So who is the real Steven Sanchez?
"I am a male-bodied person who is attracted to other male-bodied people, regardless of their gender identity or expression," Sanchez said. "I hesitate to call myself a gay man because my gender identity is evolving. I don't really feel like a 'man,' but I don't feel like a 'woman' either. I'm kind of in the middle, so I don't know if a gay person would even be attracted to me."
Sanchez is currently single and admittedly has never really had a serious boyfriend. But, he said he's "definitely excited to experience that, when the time is right."
He said he is attracted to many different types of people, though primarily to male bodies.
"I identify as queer because, for me, attraction can't necessarily be boiled down to a body part or even a gender identify. It's about each individual person and how you feel around them. It just so happens that I'm mostly attracted to male-bodied people."
Sanchez said he does not appear as either a traditional man or woman. "Even when I'm wearing slacks and a button-up for work, I'll pair it with a cute pair of heels," he said. "Even if I'm [wearing] a large t-shirt and sweats, I'll have my nails painted. Going by society's definition, I don't really fit into either box. But I don't really think anyone does. As a society, we attribute gender to so many things that aren't inherently gendered. Why is a shoe with a pointy heel only for women? High heels fit my feet. I can walk in them. Why shouldn't I be allowed to wear them?"
More from Steven Sanchez:
On relationships: "I think young LGBT people should know that being in a relationship isn't the most important thing in the world. It's OK to want one, but don't feel like you're not as good as someone because they have a boyfriend and you don't. Some people click and some people don't, and you have your whole life to meet amazing people who you will have amazing experiences with. Some will be better than others, but they'll all make amazing stories."
On gender non-conforming: "Almost everyone is born male or female, and most of those people don't have a problem with the gender identity [that] society has prescribed to them. In society, there are men and there are women. Obviously, over time those roles have evolved, but there are still things that we consider to be either masculine or feminine. For most people, being male means being a man and being female means being a woman, even though I don't believe anyone fits completely in the boxes society tries to fit us in, most people don't see a problem with those boxes and even try to fit into them. A gender non-conforming person doesn't really fit into those boxes. Whether they're a female-bodied person who identifies more with what's considered the more masculine side of things, or whether they're someone who doesn't really fit into either box, being gender non-conforming just means you don't fit the traditional idea of what it means to be a 'man' or 'woman.'"
Steven on Steven: "I'm gender non-conforming because I'm a male-bodied person who likes things that are considered feminine. I like make-up; I like painting my nails; I love wearing high heels and dresses. I don't believe that any of these things are inherently feminine, but society tells me they are, so by liking those things, I'm not conforming to my gender role as a 'man.' That said, I do believe there is something deeper to me being attracted to these things, but I'm still trying to figure out exactly what that is."
On life at UNI: "My first year was hard. I mean, leaving home is always difficult, but it was especially hard for me because I was still dealing with a lot of the scars from my past experiences. But I've grown so much as a person since then and I've built so many relationships here to the point where I finally feel like I'm living the life I've always wanted to live. My life isn't perfect and I am still struggling with a lot of things. But I finally have confidence in myself that I can deal with these things and overcome them. It will be hard, but I can do it. I just have to remember how much harder it had been for me. I never want to forget how sad, desperate and lonely I was. If I forget that, I won't be able to appreciate how far I've come. And I've come so very, very far."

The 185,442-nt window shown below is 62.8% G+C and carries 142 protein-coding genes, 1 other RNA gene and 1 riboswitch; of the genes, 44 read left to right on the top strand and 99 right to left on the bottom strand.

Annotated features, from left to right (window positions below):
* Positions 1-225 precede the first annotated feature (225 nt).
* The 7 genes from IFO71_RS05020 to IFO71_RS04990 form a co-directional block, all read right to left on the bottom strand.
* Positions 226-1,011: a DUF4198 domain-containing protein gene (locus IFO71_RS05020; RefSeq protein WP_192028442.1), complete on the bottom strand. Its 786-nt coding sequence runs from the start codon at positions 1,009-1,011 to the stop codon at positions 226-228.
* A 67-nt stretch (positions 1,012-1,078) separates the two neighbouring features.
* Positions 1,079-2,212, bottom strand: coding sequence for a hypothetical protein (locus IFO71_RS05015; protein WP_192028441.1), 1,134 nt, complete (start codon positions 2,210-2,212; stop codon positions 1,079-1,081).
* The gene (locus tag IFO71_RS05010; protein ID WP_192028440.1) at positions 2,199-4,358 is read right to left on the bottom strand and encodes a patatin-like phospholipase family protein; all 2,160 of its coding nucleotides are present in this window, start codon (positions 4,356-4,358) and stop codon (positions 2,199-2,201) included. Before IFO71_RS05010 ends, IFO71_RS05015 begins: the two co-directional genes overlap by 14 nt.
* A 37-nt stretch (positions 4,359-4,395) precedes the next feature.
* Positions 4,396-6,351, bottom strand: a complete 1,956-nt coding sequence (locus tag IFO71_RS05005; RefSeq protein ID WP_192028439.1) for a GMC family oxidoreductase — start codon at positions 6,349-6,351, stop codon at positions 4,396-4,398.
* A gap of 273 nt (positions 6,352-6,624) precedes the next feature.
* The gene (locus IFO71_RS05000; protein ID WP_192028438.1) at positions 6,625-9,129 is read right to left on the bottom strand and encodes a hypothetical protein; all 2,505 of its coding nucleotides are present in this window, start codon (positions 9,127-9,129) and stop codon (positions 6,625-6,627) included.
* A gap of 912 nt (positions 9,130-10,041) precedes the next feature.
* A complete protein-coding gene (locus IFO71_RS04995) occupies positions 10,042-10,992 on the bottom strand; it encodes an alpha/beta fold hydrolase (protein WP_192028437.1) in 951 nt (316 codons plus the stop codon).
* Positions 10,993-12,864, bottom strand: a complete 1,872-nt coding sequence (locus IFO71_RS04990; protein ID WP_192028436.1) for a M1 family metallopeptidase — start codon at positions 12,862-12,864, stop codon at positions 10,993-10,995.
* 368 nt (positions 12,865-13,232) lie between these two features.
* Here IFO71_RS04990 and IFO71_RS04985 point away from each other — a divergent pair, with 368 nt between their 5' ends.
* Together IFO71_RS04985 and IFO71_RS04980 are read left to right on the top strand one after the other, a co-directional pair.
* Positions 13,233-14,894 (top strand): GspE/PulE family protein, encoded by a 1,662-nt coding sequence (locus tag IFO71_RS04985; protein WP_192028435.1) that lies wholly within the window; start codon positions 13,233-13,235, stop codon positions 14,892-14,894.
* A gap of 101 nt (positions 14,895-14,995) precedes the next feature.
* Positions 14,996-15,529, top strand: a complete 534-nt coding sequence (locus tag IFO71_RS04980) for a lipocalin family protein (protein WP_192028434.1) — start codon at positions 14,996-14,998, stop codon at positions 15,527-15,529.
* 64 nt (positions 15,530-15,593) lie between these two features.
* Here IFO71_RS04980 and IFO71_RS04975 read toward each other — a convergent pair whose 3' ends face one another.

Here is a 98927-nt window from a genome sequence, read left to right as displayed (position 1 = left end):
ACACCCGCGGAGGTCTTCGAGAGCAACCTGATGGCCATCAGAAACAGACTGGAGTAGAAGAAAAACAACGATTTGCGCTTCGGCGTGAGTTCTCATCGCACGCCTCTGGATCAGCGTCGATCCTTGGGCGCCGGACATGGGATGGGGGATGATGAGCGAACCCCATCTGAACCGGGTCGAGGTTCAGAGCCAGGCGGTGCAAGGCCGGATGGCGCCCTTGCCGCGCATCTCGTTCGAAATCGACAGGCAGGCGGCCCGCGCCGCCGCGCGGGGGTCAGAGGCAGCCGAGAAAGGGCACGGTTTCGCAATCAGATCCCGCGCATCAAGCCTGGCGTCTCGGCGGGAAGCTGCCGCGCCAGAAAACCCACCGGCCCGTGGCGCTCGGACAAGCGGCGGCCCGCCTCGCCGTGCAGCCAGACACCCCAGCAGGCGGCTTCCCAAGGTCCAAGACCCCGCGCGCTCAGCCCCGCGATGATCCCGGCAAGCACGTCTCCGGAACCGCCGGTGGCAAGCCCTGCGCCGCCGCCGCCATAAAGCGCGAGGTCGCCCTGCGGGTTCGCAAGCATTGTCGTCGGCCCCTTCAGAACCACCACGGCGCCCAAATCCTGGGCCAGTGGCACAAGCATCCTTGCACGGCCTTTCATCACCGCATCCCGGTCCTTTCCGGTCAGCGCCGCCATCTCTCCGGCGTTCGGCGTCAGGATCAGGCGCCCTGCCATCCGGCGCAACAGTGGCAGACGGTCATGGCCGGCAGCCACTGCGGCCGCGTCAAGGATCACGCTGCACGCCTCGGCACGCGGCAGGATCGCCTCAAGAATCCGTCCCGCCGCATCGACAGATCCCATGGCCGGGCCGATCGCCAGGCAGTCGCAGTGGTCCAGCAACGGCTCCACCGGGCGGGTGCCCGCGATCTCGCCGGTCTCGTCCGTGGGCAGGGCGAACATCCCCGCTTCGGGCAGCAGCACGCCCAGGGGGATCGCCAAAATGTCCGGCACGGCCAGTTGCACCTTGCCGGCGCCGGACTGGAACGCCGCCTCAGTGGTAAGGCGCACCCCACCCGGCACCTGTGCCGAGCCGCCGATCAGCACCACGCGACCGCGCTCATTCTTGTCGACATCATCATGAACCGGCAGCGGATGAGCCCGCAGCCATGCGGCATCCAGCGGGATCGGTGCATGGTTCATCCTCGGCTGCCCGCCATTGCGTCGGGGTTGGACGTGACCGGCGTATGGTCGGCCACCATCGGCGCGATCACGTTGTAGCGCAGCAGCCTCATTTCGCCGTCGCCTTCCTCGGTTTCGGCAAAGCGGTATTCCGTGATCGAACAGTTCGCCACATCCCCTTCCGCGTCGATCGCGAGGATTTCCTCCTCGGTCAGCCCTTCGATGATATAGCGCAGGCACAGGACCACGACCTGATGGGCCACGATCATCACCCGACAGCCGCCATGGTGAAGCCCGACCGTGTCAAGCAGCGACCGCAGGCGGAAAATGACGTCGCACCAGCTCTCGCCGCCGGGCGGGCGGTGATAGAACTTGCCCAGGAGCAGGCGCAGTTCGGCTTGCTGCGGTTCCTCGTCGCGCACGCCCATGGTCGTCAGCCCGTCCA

On being a role-model: "I wouldn't say that I'm a role model. I'm human, a college student, and I'm not perfect. But, I do hope that I can be an inspiration to people. Whether or not people like me as a person, whether or not people agree with who I am or what I'm doing, I hope everyone can look at me and my story and find something that inspires them in a positive way because, at the end of the day, my story is about overcoming obstacles and we've all been there."
On being a high school dropout: "Dropping out of high school has always been one of my hang-ups. I honestly think it was better for my well-being that I didn't go to school because I probably would have been bullied even more, but I always have the thought of 'What if I had gone? What did I miss out on?' Honestly, I think I was a little bit behind my peers socially and emotionally because I lacked that experience of interacting with people my own age. So I kind of made up for that here at college. I had my awkward phase that most people usually go through in high school. But I got over it."
LGBT @ UNI: Sanchez is the director of media relations for UNI Proud, the school's main LGBT student group, which hosts weekly meetings to educate the community about LGBT issues, as well as just provide a safe space for people to be social with other accepting people.
Going forward: "I am trying to start a blog/e-zine for LGBT youth. Something that I've learned from this experience is that sharing stories can be such a powerful way to inspire people, and I want to give other LGBT youth the opportunity to share their stories. The blog is called LGBTeen ( www.lgbteen.org ) and I'm hoping to launch it before the end of the year. If anyone wants to be a staff member or just submit an article, they can email me at firstname.lastname@example.org ."